Make these pancakes to cheer yourself up; make them to cheer someone else up; or make them just for the hell of it!

Pancakes with bacon, apple and maple syrup

Makes 10-12 pancakes, so enough for four breakfasters

125g plain flour
125ml milk
1 egg
1 tsp baking powder
1 tbsp caster sugar
pinch sugar
30g melted butter plus more butter for frying the pancakes and apple
3 dessert apples, cut into eighths
8-12 rashers of bacon, back or streaky depending on your preference

Pre-heat the oven to 200C, gas 6

  1. Lay the bacon out on a baking tray and put in to the pre-heated oven to cook for 15 minutes, or until nice and crisp (streaky will take less time than back).
  2. Sift together the dry ingredients in a large bowl and combine the milk, egg and melted butter in another bowl or jug.
  3. Make a well in the centre of the dry ingredients, then add the milk etc. and whisk vigorously to combine into a thick, lump-free batter.
  4. Leave the batter to stand while you turn your attention to the apples. Melt approximately 25g butter in a non-stick frying pan over a medium heat and add the apple slices when the butter is foaming. Gently fry the apple slices until they are lightly caramelised on the outside and are soft all the way through.
  5. Remove the apples from the pan and leave in a warm place until ready to serve.
  6. Now return the frying pan to the heat and add more butter if necessary to lubricate the pancakes while they cook. When the butter has melted, add the batter to the pan. If you are using a large frying pan you should be able to make three at a time - mine were about the circumference of a teacup, but make them as big or small as you like.
  7. When bubbles start to appear on the uncooked side of the pancake, flip them and cook until they are golden brown on both sides. Now remove the pancakes and keep the in the same warm place where you left the apples until ready.
  8. Repeat these steps until the mixture is all used up and you have a steaming pile of fluffy pancakes ready for the table.
  9. To serve, I laid my bacon on the plate, then alternated pancakes and slices of sauteed apple, so that there were three layers of each and then drizzled maple syrup over the whole lot.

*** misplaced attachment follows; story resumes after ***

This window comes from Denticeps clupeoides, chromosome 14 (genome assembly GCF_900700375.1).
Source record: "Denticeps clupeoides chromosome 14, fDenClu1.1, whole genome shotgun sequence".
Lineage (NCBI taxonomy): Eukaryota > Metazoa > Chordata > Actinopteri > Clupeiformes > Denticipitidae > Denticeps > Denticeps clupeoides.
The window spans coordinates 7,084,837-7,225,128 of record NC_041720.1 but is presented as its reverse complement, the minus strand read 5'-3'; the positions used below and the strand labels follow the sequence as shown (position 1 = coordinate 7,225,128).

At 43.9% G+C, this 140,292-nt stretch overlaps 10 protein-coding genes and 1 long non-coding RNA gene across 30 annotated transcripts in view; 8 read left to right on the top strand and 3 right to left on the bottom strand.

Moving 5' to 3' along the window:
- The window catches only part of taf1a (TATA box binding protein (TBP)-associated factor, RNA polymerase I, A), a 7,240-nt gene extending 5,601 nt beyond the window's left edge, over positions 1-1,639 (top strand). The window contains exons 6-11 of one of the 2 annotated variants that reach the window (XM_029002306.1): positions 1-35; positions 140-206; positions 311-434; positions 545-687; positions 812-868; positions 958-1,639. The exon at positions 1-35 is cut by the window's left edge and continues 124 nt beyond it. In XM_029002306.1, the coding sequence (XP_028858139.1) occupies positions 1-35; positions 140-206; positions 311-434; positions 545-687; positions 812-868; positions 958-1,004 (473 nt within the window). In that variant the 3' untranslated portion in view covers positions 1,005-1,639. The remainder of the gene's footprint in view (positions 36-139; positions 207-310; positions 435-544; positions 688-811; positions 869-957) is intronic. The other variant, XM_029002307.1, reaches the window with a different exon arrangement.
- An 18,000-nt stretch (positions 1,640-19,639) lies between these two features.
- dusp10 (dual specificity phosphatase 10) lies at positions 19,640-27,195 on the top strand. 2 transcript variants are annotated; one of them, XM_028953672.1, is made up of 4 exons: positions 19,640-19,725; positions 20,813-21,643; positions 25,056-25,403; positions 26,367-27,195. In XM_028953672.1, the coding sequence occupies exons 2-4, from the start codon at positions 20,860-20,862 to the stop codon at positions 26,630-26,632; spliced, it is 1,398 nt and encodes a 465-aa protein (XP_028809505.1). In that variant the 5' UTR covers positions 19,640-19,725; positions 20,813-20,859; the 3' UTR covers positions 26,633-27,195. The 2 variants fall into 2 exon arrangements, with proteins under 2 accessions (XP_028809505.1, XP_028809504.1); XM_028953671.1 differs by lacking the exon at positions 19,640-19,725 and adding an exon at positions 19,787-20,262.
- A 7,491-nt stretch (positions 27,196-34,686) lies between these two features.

After that, you can either go out and slay some killer lines in the backcountry powder, or get a lift down to Tunbridge Wells for your friend Phil's 30th birthday. Guess which one I actually did on Saturday? Clue - it wasn't this...

Photo courtesy of Ryan Davison Crisp 

P.S. Don't worry if there's only a couple of you for brekkie - make the same amount of batter as it will happily stay in the fridge for a couple of days, supplying you with more pancakes for breakfasts or dinner time desserts.


Saturday, 15 February 2014

The Ranelagh Kitchen Diaries - part four



Ok, I know it is getting late in the day for marmalade recipes, but I made a big batch of my own marmalade over the weekend and it is, if I do say so myself, bloody fantastic stuff. Never mind Fosters, this stuff is the real amber nectar. Moreover, with the addition of a hearty slug of bourbon, if you eat enough of it, it might even have the same effect as a couple of tinnies.

Usually, I would launch in to some diatribe about how making your own preserves isn't actually an activity just for aged spinsters and something for hip young dudes as well. In this case though I think I would be fighting a losing battle. Marmalade isn't cool and lets face it, neither is marmalade making. But I don't care. I find it both a very satisfying and very relaxing way to spend a few hours on a Saturday or Sunday afternoon. So ignore the naysayers and crack on because the Seville oranges won't be around for much longer (I was at the shops earlier and they still had plenty in though).




The recipe is easy, but does require a lot of juicing and chopping. I used my food mixer to juice the oranges, which was a real time saver, but if you don't have one a normal juicer or even a fork and a bit of elbow grease will do fine. Similarly, it might be tempting to use a food processor to chop the peel, but it is much better done by hand and if you have a sharp knife isn't too onerous.


Seville orange and bourbon marmalade

1kg Seville Oranges
1 lemon
1kg golden caster sugar
1kg soft light brown sugar
2.5 litres water
100ml bourbon or any other type of whisk(e)y

You will also need a very large saucepan, a piece of muslin or an old sock and at least seven or eight washed and sterilised jam jars.

  1. Get to work on the oranges, halving and juicing them in to a bowl. You want to reserve all the pips and pith and any other pieces of flesh in a second bowl and keep your bowl of juice free from all this detritus. Do the same for the solitary lemon too.
  2. Then comes the chopping. You need to slice all the orange halves into thin strips. These will end up being the nice juicy pieces of orange peel that liven up your marmalade of a morning, so the thickness of your strips depends on how thick you like them on your toast.
  3. Add the juice and the sliced peel to your large saucepan, cover with the cold water and bring to the boil. While the water is coming up to the boil put all the reserved pith, seeds and flesh into a piece of muslin, or if like me you don't have some muslin hanging around, use an old sport sock. Then tie up the ends to create a little parcel of pith and add this to the juice and peel.
  4. When the mix has come to the boil lower the heat and leave to simmer gently for approximately two hours. After the time has elapsed check that the peel is completely soft and cooked through then remove the bag of pith and leave to cool for ten minutes.